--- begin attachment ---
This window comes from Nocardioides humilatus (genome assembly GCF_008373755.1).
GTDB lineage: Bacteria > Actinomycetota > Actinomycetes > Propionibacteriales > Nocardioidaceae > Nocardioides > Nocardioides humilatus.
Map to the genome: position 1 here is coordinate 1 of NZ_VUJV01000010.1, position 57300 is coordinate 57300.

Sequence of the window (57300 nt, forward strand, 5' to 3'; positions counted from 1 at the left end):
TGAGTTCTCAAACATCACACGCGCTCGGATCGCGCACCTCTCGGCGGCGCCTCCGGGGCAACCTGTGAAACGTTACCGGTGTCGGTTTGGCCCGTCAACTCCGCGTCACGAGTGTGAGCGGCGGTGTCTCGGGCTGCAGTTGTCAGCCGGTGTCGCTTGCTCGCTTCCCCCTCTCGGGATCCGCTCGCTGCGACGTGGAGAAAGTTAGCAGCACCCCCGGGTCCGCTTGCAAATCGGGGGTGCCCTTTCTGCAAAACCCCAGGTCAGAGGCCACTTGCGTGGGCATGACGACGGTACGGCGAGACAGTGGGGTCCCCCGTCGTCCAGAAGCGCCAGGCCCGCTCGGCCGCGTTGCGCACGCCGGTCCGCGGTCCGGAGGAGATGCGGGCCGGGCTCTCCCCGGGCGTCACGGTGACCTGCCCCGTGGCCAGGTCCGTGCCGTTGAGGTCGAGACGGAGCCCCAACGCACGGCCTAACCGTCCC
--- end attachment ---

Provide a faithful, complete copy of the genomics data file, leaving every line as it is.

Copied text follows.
This window comes from Nocardioides humilatus (genome assembly GCF_008373755.1).
GTDB lineage: Bacteria > Actinomycetota > Actinomycetes > Propionibacteriales > Nocardioidaceae > Nocardioides > Nocardioides humilatus.
Map to the genome: position 1 here is coordinate 1 of NZ_VUJV01000010.1, position 57300 is coordinate 57300.

Sequence of the window (57300 nt, forward strand, 5' to 3'; positions counted from 1 at the left end):
TGAGTTCTCAAACATCACACGCGCTCGGATCGCGCACCTCTCGGCGGCGCCTCCGGGGCAACCTGTGAAACGTTACCGGTGTCGGTTTGGCCCGTCAACTCCGCGTCACGAGTGTGAGCGGCGGTGTCTCGGGCTGCAGTTGTCAGCCGGTGTCGCTTGCTCGCTTCCCCCTCTCGGGATCCGCTCGCTGCGACGTGGAGAAAGTTAGCAGCACCCCCGGGTCCGCTTGCAAATCGGGGGTGCCCTTTCTGCAAAACCCCAGGTCAGAGGCCACTTGCGTGGGCATGACGACGGTACGGCGAGACAGTGGGGTCCCCCGTCGTCCAGAAGCGCCAGGCCCGCTCGGCCGCGTTGCGCACGCCGGTCCGCGGTCCGGAGGAGATGCGGGCCGGGCTCTCCCCGGGCGTCACGGTGACCTGCCCCGTGGCCAGGTCCGTGCCGTTGAGGTCGAGACGGAGCCCCAACGCACGGCCTAACCGTCCC